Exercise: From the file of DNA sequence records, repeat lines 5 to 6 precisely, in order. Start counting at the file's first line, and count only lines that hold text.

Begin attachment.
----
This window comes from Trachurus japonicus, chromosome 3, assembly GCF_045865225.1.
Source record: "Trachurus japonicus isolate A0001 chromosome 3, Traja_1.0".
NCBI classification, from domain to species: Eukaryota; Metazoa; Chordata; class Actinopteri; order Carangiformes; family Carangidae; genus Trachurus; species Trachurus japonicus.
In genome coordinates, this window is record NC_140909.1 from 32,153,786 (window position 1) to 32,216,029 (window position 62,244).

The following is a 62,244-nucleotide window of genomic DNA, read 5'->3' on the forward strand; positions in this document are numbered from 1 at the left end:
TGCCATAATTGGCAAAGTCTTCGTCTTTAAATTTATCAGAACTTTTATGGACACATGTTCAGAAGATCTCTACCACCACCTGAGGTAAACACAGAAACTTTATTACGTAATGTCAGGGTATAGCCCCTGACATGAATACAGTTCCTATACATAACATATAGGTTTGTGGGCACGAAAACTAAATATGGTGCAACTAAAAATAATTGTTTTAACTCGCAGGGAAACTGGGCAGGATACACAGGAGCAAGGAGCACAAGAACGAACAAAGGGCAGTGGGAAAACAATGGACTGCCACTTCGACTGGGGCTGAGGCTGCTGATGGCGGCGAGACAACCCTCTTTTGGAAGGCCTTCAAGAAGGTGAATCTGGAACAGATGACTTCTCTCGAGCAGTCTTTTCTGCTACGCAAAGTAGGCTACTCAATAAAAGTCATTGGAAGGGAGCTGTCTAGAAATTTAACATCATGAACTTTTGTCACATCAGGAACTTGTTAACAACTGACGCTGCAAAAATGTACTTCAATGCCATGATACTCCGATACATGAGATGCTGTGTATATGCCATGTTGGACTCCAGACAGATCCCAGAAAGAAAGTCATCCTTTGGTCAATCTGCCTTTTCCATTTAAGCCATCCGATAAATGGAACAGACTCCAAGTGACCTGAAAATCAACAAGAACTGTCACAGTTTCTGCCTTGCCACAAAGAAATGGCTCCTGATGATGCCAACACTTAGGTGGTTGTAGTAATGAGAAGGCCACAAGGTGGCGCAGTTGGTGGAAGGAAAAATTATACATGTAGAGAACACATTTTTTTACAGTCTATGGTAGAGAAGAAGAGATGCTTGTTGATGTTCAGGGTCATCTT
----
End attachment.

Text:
The following is a 62,244-nucleotide window of genomic DNA, read 5'->3' on the forward strand; positions in this document are numbered from 1 at the left end:
TGCCATAATTGGCAAAGTCTTCGTCTTTAAATTTATCAGAACTTTTATGGACACATGTTCAGAAGATCTCTACCACCACCTGAGGTAAACACAGAAACTTTATTACGTAATGTCAGGGTATAGCCCCTGACATGAATACAGTTCCTATACATAACATATAGGTTTGTGGGCACGAAAACTAAATATGGTGCAACTAAAAATAATTGTTTTAACTCGCAGGGAAACTGGGCAGGATACACAGGAGCAAGGAGCACAAGAACGAACAAAGGGCAGTGGGAAAACAATGGACTGCCACTTCGACTGGGGCTGAGGCTGCTGATGGCGGCGAGACAACCCTCTTTTGGAAGGCCTTCAAGAAGGTGAATCTGGAACAGATGACTTCTCTCGAGCAGTCTTTTCTGCTACGCAAAGTAGGCTACTCAATAAAAGTCATTGGAAGGGAGCTGTCTAGAAATTTAACATCATGAACTTTTGTCACATCAGGAACTTGTTAACAACTGACGCTGCAAAAATGTACTTCAATGCCATGATACTCCGATACATGAGATGCTGTGTATATGCCATGTTGGACTCCAGACAGATCCCAGAAAGAAAGTCATCCTTTGGTCAATCTGCCTTTTCCATTTAAGCCATCCGATAAATGGAACAGACTCCAAGTGACCTGAAAATCAACAAGAACTGTCACAGTTTCTGCCTTGCCACAAAGAAATGGCTCCTGATGATGCCAACACTTAGGTGGTTGTAGTAATGAGAAGGCCACAAGGTGGCGCAGTTGGTGGAAGGAAAAATTATACATGTAGAGAACACATTTTTTTACAGTCTATGGTAGAGAAGAAGAGATGCTTGTTGATGTTCAGGGTCATCTT